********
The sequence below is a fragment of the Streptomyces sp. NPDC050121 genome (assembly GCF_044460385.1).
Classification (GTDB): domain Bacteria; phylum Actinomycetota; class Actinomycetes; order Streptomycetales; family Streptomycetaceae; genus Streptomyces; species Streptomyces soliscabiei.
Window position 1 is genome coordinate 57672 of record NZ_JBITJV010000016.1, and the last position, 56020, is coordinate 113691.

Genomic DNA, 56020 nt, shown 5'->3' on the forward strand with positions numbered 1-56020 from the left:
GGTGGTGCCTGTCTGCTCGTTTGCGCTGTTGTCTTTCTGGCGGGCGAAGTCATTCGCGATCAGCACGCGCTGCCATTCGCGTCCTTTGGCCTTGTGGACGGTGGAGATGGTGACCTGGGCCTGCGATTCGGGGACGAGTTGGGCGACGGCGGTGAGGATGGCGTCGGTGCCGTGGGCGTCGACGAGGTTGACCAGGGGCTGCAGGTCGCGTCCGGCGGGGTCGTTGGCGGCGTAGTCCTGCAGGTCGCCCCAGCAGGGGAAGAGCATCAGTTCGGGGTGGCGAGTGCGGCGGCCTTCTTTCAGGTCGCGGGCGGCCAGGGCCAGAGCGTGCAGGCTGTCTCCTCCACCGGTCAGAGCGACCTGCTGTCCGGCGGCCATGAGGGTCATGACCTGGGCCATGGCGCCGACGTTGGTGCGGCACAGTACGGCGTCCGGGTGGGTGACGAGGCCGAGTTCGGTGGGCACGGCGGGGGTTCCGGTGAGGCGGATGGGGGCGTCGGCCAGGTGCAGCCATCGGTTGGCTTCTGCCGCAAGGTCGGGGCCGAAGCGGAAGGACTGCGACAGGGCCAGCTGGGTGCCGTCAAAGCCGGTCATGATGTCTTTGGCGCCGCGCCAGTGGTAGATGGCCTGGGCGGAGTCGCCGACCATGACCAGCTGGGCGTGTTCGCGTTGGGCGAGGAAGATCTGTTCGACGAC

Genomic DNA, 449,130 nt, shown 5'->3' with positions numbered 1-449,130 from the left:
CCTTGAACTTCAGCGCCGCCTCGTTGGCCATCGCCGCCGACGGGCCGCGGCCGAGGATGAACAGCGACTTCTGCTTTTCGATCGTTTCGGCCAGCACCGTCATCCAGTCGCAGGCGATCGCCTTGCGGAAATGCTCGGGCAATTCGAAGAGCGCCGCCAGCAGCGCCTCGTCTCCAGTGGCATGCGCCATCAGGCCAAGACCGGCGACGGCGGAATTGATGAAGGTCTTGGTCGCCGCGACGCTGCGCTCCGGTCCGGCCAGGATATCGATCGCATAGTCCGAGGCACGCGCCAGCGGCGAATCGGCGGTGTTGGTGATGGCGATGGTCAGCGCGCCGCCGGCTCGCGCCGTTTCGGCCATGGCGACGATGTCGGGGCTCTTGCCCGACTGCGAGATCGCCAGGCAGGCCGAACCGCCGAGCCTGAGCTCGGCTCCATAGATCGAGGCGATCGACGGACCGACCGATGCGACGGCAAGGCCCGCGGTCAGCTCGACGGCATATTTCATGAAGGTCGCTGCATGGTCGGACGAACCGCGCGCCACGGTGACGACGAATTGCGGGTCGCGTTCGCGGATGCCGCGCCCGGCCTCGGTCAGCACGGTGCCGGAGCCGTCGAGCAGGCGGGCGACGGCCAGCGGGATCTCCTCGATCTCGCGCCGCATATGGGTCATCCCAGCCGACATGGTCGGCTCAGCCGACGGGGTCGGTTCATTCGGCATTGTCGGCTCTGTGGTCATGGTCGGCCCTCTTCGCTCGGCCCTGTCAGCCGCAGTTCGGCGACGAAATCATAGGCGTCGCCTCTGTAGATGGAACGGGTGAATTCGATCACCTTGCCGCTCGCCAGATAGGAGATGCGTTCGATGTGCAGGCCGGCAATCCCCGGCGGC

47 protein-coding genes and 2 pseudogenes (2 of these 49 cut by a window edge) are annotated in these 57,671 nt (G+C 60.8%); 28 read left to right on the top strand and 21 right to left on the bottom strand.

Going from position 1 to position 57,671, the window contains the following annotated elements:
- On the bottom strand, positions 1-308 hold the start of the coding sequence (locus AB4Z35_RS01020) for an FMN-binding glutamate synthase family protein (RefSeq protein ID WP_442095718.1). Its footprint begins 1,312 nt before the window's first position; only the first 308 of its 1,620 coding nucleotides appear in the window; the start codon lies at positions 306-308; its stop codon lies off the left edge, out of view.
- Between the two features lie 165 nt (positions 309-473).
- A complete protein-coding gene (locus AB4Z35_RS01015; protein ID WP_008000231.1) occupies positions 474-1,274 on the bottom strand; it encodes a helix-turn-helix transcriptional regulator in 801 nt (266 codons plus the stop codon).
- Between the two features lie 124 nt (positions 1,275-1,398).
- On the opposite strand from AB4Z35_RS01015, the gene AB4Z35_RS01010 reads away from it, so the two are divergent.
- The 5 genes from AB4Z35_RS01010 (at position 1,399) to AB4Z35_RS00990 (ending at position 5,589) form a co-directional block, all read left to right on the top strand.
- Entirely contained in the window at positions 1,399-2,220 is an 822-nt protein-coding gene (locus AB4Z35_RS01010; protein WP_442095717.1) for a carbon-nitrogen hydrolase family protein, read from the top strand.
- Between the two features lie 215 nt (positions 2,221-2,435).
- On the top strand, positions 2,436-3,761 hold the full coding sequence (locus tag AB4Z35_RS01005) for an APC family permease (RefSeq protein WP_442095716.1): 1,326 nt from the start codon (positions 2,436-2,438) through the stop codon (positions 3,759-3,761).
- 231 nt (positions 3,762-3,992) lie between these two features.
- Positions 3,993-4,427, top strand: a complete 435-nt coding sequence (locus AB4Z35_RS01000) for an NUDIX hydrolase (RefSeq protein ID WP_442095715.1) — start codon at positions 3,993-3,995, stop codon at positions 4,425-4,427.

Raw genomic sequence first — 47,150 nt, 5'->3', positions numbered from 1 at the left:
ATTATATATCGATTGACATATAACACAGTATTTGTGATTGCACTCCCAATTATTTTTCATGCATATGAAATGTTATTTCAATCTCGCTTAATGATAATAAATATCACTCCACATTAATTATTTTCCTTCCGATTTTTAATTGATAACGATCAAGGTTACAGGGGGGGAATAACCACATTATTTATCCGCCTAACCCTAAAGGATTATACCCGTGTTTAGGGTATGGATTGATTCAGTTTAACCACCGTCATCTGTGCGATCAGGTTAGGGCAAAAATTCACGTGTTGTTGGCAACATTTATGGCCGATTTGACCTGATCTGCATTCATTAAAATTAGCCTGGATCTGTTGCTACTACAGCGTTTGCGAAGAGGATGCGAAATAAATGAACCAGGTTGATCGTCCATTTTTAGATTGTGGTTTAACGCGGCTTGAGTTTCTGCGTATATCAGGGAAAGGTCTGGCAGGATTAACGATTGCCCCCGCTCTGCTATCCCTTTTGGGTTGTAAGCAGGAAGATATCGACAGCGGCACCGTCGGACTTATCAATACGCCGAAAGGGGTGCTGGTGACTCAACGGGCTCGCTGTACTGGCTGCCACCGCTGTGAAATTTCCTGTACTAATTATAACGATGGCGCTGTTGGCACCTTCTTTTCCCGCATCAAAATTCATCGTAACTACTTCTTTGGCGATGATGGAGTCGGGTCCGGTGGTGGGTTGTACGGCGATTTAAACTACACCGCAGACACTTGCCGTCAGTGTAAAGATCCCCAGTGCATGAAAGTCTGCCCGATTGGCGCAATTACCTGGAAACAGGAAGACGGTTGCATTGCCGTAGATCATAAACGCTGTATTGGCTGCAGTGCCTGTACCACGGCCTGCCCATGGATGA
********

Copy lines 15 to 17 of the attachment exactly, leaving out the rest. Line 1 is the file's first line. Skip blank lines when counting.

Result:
- The 5 genes from AB4Z35_RS01010 (at position 1,399) to AB4Z35_RS00990 (ending at position 5,589) form a co-directional block, all read left to right on the top strand.
- Entirely contained in the window at positions 1,399-2,220 is an 822-nt protein-coding gene (locus AB4Z35_RS01010; protein WP_442095717.1) for a carbon-nitrogen hydrolase family protein, read from the top strand.
- Between the two features lie 215 nt (positions 2,221-2,435).